Accordingly Jeffrey and I arrived at the Steve Grubman photography studio on one of those sleety winter mornings where driving is more like hydroplaning. At Steve's request we'd not only brought Dusty but one of his jumps as well; I was looking forward to seeing where he was going to place it. Possibly over two step ladders, and Jeffrey and I would just hurl Dusty back and forth over the top. (Hey, dwarves get tossed, why not Shelties?)
But Steve was much more ingenious than that. He'd placed a sheet of plexiglass over the gap between two tables, and that's where we set up the jump. From underneath, it looked like it was suspended in midair; and when Dusty jumped over it, his underside would be perfectly visible. I was really very impressed. Very, very impressed.
I almost hated to tell Steve it wouldn't work.
"Dusty won't go on Plexiglass," I told him. "He'll look at that jump and see nothing beneath it, and even if we stand him right next to it to show him it's firm, it won't register; he operates on sheer instinct, which will be telling him BACK OFF JACK, AIN'T NOTHIN' UNDERNEATH YOU." And Steve just smiled and nodded-the benign acknowledgment of a seasoned pro whose portfolio is abrim with shots of dogs, cats, bears, apes, elephants, you name it (I think I saw a land shark in there but I might be wrong)-and produced a bag of dog treats so savory-smelling that I was tempted to reach over and help myself.
And Dusty was slooowly won over. To get to the treats, he actually, tentatively, and with great circumspection, placed one paw, then another, onto the Plexiglass and craned himself forward like an H.R. Giger creation. A few minutes later and he actually had all four feet planted on its surface, though his stance was anything but relaxed; in fact his back was arched like a croquet hoop. But as long as he was being fed a steady stream of treats, he endured it.
Ah, but Steve had underestimated Dusty's innate obstinacy. In a previous life, he must have been a Catholic recusant, or Mary Baker Eddy. He outlasted the bag of treats and retreated to the safety of the table, and just...wouldn't...budge. And he still hadn't jumped. We were at a loss for what to do, when by chance I looked over to where Jeffrey was nibbling on the coffee cake Steve's staff had brought in for us. I caught his eye and said, "Should we?"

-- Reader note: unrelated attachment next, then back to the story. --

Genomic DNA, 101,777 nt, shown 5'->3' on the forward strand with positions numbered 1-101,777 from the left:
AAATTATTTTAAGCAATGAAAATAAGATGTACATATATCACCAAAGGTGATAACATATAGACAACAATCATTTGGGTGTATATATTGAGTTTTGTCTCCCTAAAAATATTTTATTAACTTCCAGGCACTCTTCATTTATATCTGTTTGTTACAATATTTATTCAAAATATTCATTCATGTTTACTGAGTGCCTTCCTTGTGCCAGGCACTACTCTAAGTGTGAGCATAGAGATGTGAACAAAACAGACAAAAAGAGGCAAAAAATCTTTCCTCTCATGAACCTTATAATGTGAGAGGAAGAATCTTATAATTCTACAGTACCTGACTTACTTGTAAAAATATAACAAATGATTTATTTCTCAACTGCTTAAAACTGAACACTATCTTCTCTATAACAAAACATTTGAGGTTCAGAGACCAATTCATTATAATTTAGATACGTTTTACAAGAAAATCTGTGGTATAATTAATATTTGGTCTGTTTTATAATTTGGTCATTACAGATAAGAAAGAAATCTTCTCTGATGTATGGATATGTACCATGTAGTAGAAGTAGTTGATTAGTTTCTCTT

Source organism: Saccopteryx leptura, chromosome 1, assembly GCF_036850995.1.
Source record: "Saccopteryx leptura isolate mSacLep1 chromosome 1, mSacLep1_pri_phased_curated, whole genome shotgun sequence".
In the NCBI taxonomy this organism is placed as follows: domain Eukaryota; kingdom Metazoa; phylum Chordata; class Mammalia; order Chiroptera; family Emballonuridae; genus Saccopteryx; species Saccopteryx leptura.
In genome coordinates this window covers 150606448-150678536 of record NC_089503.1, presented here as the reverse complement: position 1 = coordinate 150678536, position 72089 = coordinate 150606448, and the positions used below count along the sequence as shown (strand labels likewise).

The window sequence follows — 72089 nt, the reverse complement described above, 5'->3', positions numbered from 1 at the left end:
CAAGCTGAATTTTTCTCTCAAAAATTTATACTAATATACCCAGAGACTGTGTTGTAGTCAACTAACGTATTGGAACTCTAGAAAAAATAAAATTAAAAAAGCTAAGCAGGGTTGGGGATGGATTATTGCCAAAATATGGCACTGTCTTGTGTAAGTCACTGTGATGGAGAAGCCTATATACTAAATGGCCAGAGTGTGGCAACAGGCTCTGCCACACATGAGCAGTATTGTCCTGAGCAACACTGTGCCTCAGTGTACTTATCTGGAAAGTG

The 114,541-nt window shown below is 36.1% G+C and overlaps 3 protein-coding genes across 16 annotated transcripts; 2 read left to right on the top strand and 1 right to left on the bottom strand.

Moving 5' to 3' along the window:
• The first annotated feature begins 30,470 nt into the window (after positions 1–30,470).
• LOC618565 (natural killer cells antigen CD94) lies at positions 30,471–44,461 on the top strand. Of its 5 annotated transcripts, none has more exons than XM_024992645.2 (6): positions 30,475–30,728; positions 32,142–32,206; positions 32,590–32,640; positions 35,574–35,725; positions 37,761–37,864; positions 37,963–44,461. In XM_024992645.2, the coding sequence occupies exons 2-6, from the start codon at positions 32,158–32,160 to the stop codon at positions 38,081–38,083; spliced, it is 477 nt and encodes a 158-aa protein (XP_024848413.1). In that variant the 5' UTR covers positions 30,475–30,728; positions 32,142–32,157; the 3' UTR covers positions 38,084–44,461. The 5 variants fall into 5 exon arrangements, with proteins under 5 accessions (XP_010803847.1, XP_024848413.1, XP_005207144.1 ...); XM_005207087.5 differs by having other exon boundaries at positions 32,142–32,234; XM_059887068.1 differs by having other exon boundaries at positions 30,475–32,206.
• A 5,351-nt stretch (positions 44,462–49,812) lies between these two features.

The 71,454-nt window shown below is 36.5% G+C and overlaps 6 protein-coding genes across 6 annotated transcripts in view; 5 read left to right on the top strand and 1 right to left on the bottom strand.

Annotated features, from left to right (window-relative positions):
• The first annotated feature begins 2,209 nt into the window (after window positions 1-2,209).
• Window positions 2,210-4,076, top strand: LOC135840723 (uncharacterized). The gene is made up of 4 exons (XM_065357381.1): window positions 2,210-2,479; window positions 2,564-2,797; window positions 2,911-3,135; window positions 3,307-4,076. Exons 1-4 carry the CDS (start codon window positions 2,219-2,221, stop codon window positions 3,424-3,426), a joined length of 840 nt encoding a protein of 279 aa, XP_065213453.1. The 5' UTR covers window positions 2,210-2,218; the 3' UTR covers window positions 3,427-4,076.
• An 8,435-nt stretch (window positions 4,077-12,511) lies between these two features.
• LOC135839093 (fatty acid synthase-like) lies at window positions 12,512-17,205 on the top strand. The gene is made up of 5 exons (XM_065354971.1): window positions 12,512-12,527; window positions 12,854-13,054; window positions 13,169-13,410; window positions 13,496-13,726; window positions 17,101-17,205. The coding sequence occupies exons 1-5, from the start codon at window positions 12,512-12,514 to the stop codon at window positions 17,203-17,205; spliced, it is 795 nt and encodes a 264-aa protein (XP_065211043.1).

He wrinkled his brow for a moment, then shrugged and said, "It is for Art." Somehow he managed to convey the capital A through intonation alone.
So where savory dog treats had failed, sweet pastry did the trick. Dusty was more than happy to fling himself over the bar jump into the utter jaws of emptiness if it meant a little chunk of cinnamon-pecan goodness. Back and forth he went, to and fro, hither and thither, until Steve was convinced he had enough good shots, and we called it a day.
That's when Jeffrey and I looked at the nearly empty plate and realized just how much cake we'd fed our nineteen-pound stick insect.
"Uh-oh," I said. "We're bad dads."
And we knew our punishment was coming, too. You don't gorge your animal with people food and not expect it to take a gastric toll. We didn't know what form it would take, so we made a deal: if it was from the front end, Jeffrey took clean-up; if from the back end, the job fell to me. As it happens, both ends had a productive evening, and we each ended up on our knees, wielding a scrub brush.
Next day all was back to normal. And we really couldn't complain. After all, it was all for Art.